1. Venom.
    Offline

    Venom. Member

    Joined:
    May 4, 2011
    Messages:
    97
    Likes Received:
    2

    Unconventional stories. Publish worthy? Am I alone?

    Discussion in 'General Writing' started by Venom., May 24, 2011.

    Call me a sucker, but am I the only one to think if you read one detective novel, you've read a lot of them? I mean I've read a lot of Patterson, Grisham, King, Levinson, Steinbeck and they're all different in their own aspects but I always write unconventionally:

    I mean how many stories have you read about Zombies attacking an ASDA in Rural britain? Or a story about hanging out with your friends and getting into ****?

    Are there generally any unconventional novels out there? I mean like some that aren't really tied to a certain category?
     
  2. Ashleigh
    Offline

    Ashleigh Contributing Member Contributor

    Joined:
    Oct 16, 2008
    Messages:
    4,186
    Likes Received:
    143
    Location:
    In the comfort of my stubborn little mind.
    Definitely - in short story collections. I don't know about novels, but anthologies usually provide a great platform for quirky stories like the ones you've suggested. Have you ever heard of Bizarro fiction? Look it up on Duotrope.com - You can search for open submissions in all kinds of whacky genres, or usual ones with a twist.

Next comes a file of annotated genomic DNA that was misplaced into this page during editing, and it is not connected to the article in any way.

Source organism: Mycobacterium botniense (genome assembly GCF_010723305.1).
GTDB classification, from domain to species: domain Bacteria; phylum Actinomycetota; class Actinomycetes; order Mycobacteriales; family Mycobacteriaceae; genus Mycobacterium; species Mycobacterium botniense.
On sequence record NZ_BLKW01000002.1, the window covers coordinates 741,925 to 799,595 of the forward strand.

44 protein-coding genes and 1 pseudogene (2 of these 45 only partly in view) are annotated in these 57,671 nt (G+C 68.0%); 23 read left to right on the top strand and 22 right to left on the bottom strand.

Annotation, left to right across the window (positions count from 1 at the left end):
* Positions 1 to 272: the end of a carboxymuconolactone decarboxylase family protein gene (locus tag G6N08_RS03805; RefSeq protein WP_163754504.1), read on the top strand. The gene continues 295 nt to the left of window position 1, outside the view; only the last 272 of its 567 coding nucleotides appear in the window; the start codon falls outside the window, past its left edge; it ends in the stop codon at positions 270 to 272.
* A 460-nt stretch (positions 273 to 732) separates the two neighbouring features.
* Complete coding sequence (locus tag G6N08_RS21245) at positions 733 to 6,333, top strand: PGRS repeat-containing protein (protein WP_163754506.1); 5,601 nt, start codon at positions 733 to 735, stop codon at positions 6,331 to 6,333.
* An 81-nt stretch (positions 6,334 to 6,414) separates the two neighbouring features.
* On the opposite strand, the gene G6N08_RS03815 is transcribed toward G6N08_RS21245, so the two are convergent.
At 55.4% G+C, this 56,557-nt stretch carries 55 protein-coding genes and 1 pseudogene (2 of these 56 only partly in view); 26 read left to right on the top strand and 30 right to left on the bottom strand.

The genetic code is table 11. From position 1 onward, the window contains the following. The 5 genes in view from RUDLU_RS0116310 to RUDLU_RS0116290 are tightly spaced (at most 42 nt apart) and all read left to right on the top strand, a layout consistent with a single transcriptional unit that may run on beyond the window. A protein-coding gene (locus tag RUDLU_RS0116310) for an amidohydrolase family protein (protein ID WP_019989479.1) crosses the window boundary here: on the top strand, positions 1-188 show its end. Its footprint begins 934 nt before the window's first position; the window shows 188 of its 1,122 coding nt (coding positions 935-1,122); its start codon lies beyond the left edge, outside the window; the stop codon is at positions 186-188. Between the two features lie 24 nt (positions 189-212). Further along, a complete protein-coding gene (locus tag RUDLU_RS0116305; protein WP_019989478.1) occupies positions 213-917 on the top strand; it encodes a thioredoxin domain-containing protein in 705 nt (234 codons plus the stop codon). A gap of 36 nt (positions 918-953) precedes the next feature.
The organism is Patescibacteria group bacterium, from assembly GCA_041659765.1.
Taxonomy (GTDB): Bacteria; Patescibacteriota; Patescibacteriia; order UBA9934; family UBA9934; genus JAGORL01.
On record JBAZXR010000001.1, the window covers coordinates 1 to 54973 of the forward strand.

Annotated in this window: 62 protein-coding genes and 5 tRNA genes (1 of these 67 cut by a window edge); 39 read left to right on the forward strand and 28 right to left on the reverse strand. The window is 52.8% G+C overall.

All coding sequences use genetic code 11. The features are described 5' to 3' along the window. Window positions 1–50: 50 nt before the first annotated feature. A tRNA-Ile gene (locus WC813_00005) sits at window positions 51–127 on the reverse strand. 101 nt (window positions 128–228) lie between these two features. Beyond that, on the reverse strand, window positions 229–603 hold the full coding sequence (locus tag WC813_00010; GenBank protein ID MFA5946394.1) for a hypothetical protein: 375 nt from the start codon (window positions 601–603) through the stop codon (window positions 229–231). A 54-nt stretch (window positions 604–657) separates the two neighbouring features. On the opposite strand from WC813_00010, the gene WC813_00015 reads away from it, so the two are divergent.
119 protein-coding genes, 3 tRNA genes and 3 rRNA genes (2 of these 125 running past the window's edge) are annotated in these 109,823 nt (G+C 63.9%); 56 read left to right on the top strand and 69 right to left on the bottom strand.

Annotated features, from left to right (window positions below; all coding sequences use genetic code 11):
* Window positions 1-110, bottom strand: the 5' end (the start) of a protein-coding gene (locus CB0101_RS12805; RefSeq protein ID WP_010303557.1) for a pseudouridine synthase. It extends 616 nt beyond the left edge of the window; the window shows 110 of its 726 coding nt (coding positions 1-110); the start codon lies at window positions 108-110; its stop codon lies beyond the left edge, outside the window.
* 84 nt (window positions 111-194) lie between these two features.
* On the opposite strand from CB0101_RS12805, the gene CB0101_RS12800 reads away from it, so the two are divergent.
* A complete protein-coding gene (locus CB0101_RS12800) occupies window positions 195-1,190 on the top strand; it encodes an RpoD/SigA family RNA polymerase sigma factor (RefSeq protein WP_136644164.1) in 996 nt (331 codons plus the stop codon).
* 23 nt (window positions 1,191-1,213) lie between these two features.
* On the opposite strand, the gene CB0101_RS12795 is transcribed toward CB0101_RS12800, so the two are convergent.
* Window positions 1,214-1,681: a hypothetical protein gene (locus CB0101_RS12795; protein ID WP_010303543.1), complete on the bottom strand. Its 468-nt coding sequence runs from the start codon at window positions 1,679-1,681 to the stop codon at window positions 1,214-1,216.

There's definitely room to be different, you just have to know where to look. ;)
     
  3. Venom.
    Offline

    Venom. Member

    Joined:
    May 4, 2011
    Messages:
    97
    Likes Received:
    2
    I'll definetly take a look thanks.

    I'm just sick of reading the same rehashed story forms of Patterson and such, I'd love to write a novel based on British youths against zombies or an autistic child who must escape a terrorist attack.

    I've never read anything like that... :confused:
     
  4. Mallory
    Offline

    Mallory Mallegory. Contributor

    Joined:
    Jun 27, 2010
    Messages:
    4,274
    Likes Received:
    191
    Location:
    Tampa Bay
    Dude. No one else wants to read the same conventional stuff over and over, either. If you'd like to see a plot that's not yet been written, write it. If no one's thought of anything close to your idea, then good on you.